The discharging of a capacitor is given by:

**V _{C} = V_{S} x e ^{(âˆ’t/RC)})**

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**Why Capacitor is rated in DC then?**

We know that there are different capacitors with different marking rating on its nameplates i.e. 400VDC or 400VAC. If a capacitor blocks DC, why the rating is mentioned in DC?

Well, Its not means that we can’t use capacitors in DC circuits (you already seen them). The value of DC printed on capacitor nameplates are the maximum value of DC voltage which can be safely connected to it. Keep in mind that it is not the value of charging capacity. Polarized capacitors are mostly used in DC while non-polarized are used in AC circuits.

As a rule of thumb;

- AC marked capacitors can be used on DC.
- DC marked capacitors can’t be used on AC.

Because, the AC voltages shows the RMS value where the peak value of AC is 1.414 times greater than DC.Â

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##### Applications of Capacitors in DC

- Filters
- Rectifiers (AC to DC conversion)
- Power conditioning
- Coupling Capacitor and Decoupling Capacitor etc.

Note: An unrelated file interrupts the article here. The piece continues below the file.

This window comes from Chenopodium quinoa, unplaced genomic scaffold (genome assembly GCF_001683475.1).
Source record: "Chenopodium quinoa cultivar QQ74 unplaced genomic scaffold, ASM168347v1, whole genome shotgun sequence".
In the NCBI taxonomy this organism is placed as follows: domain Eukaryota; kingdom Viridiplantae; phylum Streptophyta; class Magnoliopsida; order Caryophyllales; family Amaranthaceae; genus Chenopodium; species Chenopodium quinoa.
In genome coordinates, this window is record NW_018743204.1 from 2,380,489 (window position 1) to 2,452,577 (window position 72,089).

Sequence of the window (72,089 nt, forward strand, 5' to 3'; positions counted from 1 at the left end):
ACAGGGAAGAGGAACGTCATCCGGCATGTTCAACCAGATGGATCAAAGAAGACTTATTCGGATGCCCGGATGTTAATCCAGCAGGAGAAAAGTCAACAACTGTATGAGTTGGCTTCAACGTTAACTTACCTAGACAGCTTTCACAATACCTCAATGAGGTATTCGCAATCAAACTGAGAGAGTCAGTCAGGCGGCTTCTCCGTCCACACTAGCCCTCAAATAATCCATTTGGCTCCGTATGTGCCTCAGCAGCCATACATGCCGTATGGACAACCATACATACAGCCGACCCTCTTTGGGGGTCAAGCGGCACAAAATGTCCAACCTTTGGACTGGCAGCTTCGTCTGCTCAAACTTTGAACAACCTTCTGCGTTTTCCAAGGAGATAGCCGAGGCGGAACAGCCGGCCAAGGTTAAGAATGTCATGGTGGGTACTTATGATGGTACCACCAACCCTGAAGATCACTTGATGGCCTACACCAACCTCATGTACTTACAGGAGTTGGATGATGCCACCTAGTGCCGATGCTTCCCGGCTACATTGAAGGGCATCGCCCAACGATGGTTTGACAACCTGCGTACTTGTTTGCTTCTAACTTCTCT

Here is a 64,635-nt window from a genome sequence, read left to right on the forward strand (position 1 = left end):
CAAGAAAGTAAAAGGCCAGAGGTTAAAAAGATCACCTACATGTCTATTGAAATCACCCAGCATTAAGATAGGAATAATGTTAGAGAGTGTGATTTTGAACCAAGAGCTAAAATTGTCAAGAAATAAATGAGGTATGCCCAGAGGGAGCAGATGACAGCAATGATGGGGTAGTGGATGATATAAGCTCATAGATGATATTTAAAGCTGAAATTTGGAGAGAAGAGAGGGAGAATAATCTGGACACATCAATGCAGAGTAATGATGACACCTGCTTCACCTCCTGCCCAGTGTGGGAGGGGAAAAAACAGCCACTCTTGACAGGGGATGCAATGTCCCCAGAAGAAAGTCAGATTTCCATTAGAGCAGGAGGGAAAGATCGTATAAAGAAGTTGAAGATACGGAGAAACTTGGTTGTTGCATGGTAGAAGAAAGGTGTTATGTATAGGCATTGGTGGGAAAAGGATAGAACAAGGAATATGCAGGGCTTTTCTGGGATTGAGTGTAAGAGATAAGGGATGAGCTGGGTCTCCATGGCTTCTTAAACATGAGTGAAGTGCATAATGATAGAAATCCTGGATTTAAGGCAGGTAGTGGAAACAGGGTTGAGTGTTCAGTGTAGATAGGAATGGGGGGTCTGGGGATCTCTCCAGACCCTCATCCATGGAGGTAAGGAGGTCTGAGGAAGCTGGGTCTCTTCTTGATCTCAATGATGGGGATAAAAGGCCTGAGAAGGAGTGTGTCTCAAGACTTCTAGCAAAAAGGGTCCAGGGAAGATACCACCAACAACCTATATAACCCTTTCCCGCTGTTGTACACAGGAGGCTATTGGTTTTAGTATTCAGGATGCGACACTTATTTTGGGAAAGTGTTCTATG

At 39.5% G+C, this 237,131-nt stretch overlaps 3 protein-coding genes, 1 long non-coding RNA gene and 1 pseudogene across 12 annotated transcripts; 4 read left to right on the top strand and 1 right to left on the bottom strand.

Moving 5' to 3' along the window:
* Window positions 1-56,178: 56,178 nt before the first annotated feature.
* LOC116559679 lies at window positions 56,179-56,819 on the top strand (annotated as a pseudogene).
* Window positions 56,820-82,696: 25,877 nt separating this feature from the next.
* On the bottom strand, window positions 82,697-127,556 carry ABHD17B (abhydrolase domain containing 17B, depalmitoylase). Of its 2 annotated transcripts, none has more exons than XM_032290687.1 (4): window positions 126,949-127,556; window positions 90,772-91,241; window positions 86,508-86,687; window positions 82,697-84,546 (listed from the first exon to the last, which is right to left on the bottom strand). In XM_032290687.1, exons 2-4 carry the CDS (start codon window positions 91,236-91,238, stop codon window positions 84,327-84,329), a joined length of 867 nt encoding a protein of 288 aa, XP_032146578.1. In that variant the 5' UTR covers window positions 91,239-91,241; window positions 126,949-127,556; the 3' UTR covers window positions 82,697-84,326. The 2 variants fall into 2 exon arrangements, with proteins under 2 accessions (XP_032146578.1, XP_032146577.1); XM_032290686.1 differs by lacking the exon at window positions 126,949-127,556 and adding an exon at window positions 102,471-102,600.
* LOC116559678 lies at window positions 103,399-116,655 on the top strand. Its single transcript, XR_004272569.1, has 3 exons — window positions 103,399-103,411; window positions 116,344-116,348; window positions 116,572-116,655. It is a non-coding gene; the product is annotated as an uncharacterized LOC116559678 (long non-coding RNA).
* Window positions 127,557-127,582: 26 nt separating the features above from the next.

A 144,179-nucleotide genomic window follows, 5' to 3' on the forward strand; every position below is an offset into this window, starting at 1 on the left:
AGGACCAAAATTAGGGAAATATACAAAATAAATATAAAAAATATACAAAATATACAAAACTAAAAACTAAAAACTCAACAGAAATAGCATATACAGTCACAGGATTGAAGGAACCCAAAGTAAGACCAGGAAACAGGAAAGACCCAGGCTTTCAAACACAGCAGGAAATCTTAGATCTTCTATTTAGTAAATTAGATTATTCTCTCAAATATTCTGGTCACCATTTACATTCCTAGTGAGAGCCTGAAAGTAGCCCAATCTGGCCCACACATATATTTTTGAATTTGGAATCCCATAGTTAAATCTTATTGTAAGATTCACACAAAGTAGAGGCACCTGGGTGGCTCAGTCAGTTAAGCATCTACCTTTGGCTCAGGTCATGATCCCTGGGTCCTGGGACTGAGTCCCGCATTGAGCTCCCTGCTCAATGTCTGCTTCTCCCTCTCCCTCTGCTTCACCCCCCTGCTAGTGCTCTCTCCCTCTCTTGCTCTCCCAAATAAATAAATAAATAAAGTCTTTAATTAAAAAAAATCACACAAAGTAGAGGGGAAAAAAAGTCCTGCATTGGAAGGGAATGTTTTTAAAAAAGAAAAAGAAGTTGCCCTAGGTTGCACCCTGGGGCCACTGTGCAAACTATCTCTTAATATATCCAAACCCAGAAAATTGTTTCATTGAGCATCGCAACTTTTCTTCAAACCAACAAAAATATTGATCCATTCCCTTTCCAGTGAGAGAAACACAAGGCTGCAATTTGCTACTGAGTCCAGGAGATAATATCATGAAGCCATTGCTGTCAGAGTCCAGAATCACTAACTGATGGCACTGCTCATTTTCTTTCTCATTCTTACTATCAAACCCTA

##### Applications of Capacitors in AC

- Transformer less power supply
- Split phase induction motors
- Power Factor Correction and Improvement etc.

Related Posts:

- Why Do Electronic Circuits Use DC Current instead of AC?
- Difference Between AC and DC Resistance & Which One is More?
- What is the Role of Capacitor in AC and DC Circuit?
- How to Test a Capacitor by Digital & Analog Multimeter – 6 Methods

Very useful Article…

To say a cap blocks dc I believe to be a mistake. I’ll agree once at stable conditions, that is, charged, it looks that way but if there is a change there will be current. The cap has to charge and that takes current for a short time.

How many type of capacitors

Please refer to this post: Types of Capacitors